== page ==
And the cities on the naughty list? Many are very small and very rural. Right now, notoriously anti-growth places like Marin County and Beverly Hills are technically in compliance with state housing laws. Administration officials argue that a higher quota will eventually force them to allow more housing within their borders.
Newsom’s attempt to broker a deal between developers and construction workers unions to streamline environmental regulations and fees also fizzled. And there’s been little mention of major tax reform for cities or the state since Newsom took office.
While a suite of housing legislation awaits his signature, Newsom does not have a signature housing production bill he can point to.
What’s next: A sweeping and controversial bill that would have forced cities to allow apartment buildings near transit and ended single-family-only zoning throughout California sputtered early in the legislative year. Newsom never explicitly endorsed that bill, although he did say he was “disappointed” it had stalled. The bill will be the focus of pro-development lawmakers in 2020.
Low-income housing and homelessness
What Newsom said he’d do: Homelessness has haunted Newsom since his days as mayor of San Francisco. More than 130,000 Californians were without a home at last count, and there are reports of double-digit increases in cities and counties across the state. The crisis a United Nations expert called a “violation of human rights” is already emerging as a political albatross for the governor, one President Donald Trump is eager to hang on progressive policies.
On the campaign trail and in his early months in office, Newsom talked about major new spending on housing for low-income families, shelters and supportive services. He also proposed cutting red tape for building shelters and making a renewed push to sign up homeless and disabled people for federal assistance.
“We’ve been ‘managing’ this problem for too long,” Newsom wrote in a campaign post describing his housing goals. “It’s time to solve it.”
What’s been done: Advocates for the homeless and low-income housing are pretty pleased with how much money was devoted to the issue in Newsom’s first budget. Over $2 billion went to housing and homelessness causes, including $650 million in one-time funds for cities to spend on shelters, provide emergency rental assistance and support other homeless services. For context, Gov. Jerry Brown’s emergency spending on homelessness in his last year in office topped out at $500 million.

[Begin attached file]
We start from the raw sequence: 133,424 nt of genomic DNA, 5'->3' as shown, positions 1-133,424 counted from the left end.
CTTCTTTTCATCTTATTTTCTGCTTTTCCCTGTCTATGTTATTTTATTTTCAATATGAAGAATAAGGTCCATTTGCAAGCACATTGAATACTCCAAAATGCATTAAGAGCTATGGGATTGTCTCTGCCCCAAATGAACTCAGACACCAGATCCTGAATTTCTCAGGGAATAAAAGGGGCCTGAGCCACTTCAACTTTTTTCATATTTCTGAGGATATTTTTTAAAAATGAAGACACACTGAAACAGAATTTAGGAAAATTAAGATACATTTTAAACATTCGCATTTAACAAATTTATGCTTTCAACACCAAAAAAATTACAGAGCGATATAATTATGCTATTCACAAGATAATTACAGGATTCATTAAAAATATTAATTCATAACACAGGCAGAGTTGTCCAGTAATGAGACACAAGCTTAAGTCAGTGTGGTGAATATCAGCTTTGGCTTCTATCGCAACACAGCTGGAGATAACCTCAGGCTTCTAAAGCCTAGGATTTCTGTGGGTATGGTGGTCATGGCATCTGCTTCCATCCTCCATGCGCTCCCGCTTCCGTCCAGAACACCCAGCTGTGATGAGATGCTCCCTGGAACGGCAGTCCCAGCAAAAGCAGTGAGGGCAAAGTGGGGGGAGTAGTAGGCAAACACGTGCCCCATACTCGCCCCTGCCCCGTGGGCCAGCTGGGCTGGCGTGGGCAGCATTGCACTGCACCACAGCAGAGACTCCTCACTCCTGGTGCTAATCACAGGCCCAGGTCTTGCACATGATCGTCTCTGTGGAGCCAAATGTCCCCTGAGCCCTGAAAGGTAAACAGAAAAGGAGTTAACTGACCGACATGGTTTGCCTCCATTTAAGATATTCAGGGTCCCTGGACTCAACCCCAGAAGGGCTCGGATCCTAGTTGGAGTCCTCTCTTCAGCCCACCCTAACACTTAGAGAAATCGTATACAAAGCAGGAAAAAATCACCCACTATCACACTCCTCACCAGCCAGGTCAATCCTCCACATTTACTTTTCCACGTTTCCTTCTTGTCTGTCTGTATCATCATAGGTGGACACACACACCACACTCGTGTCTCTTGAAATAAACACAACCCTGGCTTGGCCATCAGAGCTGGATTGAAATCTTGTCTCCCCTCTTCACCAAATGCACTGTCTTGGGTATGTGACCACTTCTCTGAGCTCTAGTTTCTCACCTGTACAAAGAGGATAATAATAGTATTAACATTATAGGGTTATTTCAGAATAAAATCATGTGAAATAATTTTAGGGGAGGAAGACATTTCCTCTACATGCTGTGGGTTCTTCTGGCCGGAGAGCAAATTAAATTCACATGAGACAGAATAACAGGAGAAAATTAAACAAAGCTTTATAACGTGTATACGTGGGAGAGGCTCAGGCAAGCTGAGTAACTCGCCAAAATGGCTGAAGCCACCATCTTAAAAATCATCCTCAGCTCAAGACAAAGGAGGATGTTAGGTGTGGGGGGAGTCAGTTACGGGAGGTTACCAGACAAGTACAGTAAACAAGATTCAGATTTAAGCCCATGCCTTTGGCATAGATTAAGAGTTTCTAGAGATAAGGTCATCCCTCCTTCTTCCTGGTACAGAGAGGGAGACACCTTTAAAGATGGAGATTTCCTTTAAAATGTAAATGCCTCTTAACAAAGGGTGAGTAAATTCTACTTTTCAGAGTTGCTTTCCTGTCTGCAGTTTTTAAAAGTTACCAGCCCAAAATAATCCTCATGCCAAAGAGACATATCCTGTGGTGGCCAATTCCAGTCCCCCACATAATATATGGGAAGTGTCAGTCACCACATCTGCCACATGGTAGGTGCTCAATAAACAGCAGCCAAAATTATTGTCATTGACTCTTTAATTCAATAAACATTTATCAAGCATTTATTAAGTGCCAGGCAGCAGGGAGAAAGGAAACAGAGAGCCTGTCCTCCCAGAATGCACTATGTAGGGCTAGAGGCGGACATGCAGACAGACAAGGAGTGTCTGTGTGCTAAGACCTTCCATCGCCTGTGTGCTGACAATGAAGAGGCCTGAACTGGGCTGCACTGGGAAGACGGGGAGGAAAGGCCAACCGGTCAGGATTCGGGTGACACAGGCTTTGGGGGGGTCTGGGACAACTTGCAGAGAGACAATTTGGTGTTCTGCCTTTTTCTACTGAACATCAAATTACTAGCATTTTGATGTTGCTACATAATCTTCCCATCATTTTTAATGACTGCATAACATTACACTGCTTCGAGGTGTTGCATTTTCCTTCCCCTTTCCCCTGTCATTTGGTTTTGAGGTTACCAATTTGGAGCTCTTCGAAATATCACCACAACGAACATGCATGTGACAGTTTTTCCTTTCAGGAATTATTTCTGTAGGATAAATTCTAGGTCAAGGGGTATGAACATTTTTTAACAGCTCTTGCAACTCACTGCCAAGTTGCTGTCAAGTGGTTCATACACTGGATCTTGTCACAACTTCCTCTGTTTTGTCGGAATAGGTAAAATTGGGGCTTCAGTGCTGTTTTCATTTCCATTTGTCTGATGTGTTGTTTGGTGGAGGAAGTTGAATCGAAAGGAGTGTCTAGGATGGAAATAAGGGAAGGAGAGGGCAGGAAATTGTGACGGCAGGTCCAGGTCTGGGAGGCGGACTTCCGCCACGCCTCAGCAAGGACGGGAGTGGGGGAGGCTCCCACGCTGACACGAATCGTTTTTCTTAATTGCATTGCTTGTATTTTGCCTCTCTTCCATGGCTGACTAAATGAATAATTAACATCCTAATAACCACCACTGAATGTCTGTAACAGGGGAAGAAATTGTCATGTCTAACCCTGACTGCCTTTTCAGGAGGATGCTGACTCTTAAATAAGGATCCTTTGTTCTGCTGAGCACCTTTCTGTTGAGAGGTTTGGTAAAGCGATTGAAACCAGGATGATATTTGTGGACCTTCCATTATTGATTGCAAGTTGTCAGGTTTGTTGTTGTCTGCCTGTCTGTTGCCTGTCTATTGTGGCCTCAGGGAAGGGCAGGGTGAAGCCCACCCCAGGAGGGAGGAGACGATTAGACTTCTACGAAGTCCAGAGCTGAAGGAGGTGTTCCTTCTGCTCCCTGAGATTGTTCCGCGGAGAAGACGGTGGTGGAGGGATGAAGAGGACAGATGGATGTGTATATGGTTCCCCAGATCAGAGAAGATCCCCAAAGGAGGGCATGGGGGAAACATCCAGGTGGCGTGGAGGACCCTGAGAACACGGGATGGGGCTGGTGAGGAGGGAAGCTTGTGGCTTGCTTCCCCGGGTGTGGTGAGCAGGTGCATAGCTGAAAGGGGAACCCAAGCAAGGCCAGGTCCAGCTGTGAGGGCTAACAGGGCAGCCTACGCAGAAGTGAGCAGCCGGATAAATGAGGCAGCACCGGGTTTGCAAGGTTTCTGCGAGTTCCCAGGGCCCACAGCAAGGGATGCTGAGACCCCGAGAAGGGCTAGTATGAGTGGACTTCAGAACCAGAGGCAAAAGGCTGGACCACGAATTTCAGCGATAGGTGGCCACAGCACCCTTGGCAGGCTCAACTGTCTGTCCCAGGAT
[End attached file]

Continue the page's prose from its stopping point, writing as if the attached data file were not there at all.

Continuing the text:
Newsom also made it more difficult to sue to stop new homeless shelters from being built. Neighbors near several proposed shelters in San Francisco and Los Angeles have pursued legal action to block them.
What hasn’t: Nonprofits that build housing for lower-income Californians have voiced the same complaint for nearly a decade: One-time funding is great, but ongoing streams of affordable housing dollars are much better because they can rely on them year after year after year.
Newsom and lawmakers quintupled a key funding source to reach $500 million annually, but they stopped short of making those funds permanent. A bill to revive “redevelopment” — a controversial program Brown eliminated that used to fund affordable housing — awaits action from Newsom, who has criticized redevelopment funding.
What’s next: California’s need for affordable housing defies overstatement. The nonpartisan Legislative Analyst’s Office estimated that it would cost between $15 and $30 billion annually to build affordable housing for the most severely rent-burdened in California. That could be more than what the state currently spends on Medi-Cal, the public health insurance program for low-income Californians.
Instead of appointing a homelessness czar, Newsom has created a task force charged with developing a statewide strategy to address the issue. He has insisted he doesn’t want another white paper, but rather real recommendations on what works and what doesn’t.